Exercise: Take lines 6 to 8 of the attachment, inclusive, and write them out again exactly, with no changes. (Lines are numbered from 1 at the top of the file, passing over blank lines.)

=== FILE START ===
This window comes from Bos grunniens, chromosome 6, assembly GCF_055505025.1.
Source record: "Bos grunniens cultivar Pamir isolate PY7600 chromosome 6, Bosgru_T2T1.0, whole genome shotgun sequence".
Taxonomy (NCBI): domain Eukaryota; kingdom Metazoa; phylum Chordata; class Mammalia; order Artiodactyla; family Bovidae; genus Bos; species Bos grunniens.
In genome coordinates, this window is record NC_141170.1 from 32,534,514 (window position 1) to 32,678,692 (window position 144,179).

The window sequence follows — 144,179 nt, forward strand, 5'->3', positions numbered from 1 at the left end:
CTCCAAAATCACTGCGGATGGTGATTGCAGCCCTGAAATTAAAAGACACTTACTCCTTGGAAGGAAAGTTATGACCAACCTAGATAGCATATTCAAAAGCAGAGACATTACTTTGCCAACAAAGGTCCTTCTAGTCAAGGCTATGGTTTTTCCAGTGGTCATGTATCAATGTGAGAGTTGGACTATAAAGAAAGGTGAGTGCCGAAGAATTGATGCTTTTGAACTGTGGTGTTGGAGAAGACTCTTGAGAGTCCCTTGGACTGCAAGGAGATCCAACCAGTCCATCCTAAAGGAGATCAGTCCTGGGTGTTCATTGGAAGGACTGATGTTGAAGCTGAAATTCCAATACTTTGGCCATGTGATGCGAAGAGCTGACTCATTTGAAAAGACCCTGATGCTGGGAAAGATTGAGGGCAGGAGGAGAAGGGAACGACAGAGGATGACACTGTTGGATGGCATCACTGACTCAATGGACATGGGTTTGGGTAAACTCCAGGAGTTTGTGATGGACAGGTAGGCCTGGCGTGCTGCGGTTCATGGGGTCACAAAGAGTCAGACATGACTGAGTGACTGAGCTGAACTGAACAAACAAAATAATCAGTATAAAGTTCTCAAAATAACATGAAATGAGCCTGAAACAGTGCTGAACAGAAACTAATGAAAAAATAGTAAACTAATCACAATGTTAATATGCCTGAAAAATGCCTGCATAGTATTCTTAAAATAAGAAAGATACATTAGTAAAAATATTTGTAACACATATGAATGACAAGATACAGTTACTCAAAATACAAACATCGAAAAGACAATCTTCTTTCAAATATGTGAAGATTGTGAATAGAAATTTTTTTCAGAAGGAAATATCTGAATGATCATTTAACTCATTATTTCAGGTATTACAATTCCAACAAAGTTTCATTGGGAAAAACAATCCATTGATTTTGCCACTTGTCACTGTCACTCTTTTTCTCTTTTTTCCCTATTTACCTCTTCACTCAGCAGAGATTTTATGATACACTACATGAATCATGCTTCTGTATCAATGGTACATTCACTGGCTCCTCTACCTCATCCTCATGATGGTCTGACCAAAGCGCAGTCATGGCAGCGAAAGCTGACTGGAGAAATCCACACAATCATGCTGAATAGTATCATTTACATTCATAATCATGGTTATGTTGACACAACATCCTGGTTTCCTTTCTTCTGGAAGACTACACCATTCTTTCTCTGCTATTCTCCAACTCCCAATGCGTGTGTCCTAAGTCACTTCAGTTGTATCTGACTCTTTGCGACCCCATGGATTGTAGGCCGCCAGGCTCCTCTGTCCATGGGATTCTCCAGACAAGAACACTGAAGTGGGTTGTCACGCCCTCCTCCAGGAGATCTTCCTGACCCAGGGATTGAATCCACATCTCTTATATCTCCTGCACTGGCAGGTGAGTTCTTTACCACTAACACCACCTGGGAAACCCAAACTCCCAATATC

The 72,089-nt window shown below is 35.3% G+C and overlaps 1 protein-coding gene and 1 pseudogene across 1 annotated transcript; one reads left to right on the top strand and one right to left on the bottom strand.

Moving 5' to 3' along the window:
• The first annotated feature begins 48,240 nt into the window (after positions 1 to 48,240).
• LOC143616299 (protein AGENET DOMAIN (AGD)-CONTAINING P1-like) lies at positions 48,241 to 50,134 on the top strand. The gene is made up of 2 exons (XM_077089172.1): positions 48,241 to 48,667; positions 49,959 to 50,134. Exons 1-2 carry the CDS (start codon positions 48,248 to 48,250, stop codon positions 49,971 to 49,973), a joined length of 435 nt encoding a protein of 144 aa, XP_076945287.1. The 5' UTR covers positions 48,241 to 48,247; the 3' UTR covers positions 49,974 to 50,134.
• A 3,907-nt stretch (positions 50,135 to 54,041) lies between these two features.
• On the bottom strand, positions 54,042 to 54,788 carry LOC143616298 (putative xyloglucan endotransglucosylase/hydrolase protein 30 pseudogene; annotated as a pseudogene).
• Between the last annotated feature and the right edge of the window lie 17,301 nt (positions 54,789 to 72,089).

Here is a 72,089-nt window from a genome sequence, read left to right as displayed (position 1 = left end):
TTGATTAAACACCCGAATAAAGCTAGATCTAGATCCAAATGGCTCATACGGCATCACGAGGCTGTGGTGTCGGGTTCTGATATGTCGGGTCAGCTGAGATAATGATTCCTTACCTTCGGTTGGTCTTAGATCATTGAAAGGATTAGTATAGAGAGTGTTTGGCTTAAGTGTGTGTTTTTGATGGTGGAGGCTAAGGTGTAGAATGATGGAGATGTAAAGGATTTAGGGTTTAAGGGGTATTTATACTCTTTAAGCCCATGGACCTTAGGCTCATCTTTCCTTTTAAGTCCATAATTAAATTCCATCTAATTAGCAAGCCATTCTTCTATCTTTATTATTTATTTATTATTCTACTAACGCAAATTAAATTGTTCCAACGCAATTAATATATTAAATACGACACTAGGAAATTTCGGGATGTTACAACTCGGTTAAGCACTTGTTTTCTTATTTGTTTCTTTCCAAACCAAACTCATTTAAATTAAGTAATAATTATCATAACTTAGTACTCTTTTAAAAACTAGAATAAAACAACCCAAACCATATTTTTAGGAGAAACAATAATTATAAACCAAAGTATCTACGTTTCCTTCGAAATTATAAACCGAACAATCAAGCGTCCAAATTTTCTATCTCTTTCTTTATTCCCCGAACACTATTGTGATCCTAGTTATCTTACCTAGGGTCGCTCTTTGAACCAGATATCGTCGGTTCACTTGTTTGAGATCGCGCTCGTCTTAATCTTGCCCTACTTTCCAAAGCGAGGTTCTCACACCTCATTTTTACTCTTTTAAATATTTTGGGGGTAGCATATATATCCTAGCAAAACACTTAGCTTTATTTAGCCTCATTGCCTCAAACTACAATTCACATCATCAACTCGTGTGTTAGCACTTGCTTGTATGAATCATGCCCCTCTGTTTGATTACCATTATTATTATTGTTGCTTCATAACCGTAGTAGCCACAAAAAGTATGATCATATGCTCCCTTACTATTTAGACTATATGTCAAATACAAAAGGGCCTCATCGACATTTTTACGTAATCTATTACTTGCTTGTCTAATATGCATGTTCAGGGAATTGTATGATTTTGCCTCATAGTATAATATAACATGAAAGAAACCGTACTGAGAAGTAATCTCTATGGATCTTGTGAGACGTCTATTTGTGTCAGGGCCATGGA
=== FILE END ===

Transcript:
CTCCAAAATCACTGCGGATGGTGATTGCAGCCCTGAAATTAAAAGACACTTACTCCTTGGAAGGAAAGTTATGACCAACCTAGATAGCATATTCAAAAGCAGAGACATTACTTTGCCAACAAAGGTCCTTCTAGTCAAGGCTATGGTTTTTCCAGTGGTCATGTATCAATGTGAGAGTTGGACTATAAAGAAAGGTGAGTGCCGAAGAATTGATGCTTTTGAACTGTGGTGTTGGAGAAGACTCTTGAGAGTCCCTTGGACTGCAAGGAGATCCAACCAGTCCATCCTAAAGGAGATCAGTCCTGGGTGTTCATTGGAAGGACTGATGTTGAAGCTGAAATTCCAATACTTTGGCCATGTGATGCGAAGAGCTGACTCATTTGAAAAGACCCTGATGCTGGGAAAGATTGAGGGCAGGAGGAGAAGGGAACGACAGAGGATGACACTGTTGGATGGCATCACTGACTCAATGGACATGGGTTTGGGTAAACTCCAGGAGTTTGTGATGGACAGGTAGGCCTGGCGTGCTGCGGTTCATGGGGTCACAAAGAGTCAGACATGACTGAGTGACTGAGCTGAACTGAACAAACAAAATAATCAGTATAAAGTTCTCAAAATAACATGAAATGAGCCTGAAACAGTGCTGAACAGAAACTAATGAAAAAATAGTAAACTAATCACAATGTTAATATGCCTGAAAAATGCCTGCATAGTATTCTTAAAATAAGAAAGATACATTAGTAAAAATATTTGTAACACATATGAATGACAAGATACAGTTACTCAAAATACAAACATCGAAAAGACAATCTTCTTTCAAATATGTGAAGATTGTGAATAGAAATTTTTTTCAGAAGGAAATATCTGAATGATCATTTAACTCATTATTTCAGGTATTACAATTCCAACAAAGTTTCATTGGGAAAAACAATCCATTGATTTTGCCACTTGTCACTGTCACTCTTTTTCTCTTTTTTCCCTATTTACCTCTTCACTCAGCAGAGATTTTATGATACACTACATGAATCATGCTTCTGTATCAATGGTACATTCACTGGCTCCTCTACCTCATCCTCATGATGGTCTGACCAAAGCGCAGTCATGGCAGCGAAAGCTGACTGGAGAAATCCACACAATCATGCTGAATAGTATCATTTACATTCATAATCATGGTTATGTTGACACAACATCCTGGTTTCCTTTCTTCTGGAAGACTACACCATTCTTTCTCTGCTATTCTCCAACTCCCAATGCGTGTGTCCTAAGTCACTTCAGTTGTATCTGACTCTTTGCGACCCCATGGATTGTAGGCCGCCAGGCTCCTCTGTCCATGGGATTCTCCAGACAAGAACACTGAAGTGGGTTGTCACGCCCTCCTCCAGGAGATCTTCCTGACCCAGGGATTGAATCCACATCTCTTATATCTCCTGCACTGGCAGGTGAGTTCTTTACCACTAACACCACCTGGGAAACCCAAACTCCCAATATC

The 72,089-nt window shown below is 35.3% G+C and overlaps 1 protein-coding gene and 1 pseudogene across 1 annotated transcript; one reads left to right on the top strand and one right to left on the bottom strand.

Moving 5' to 3' along the window: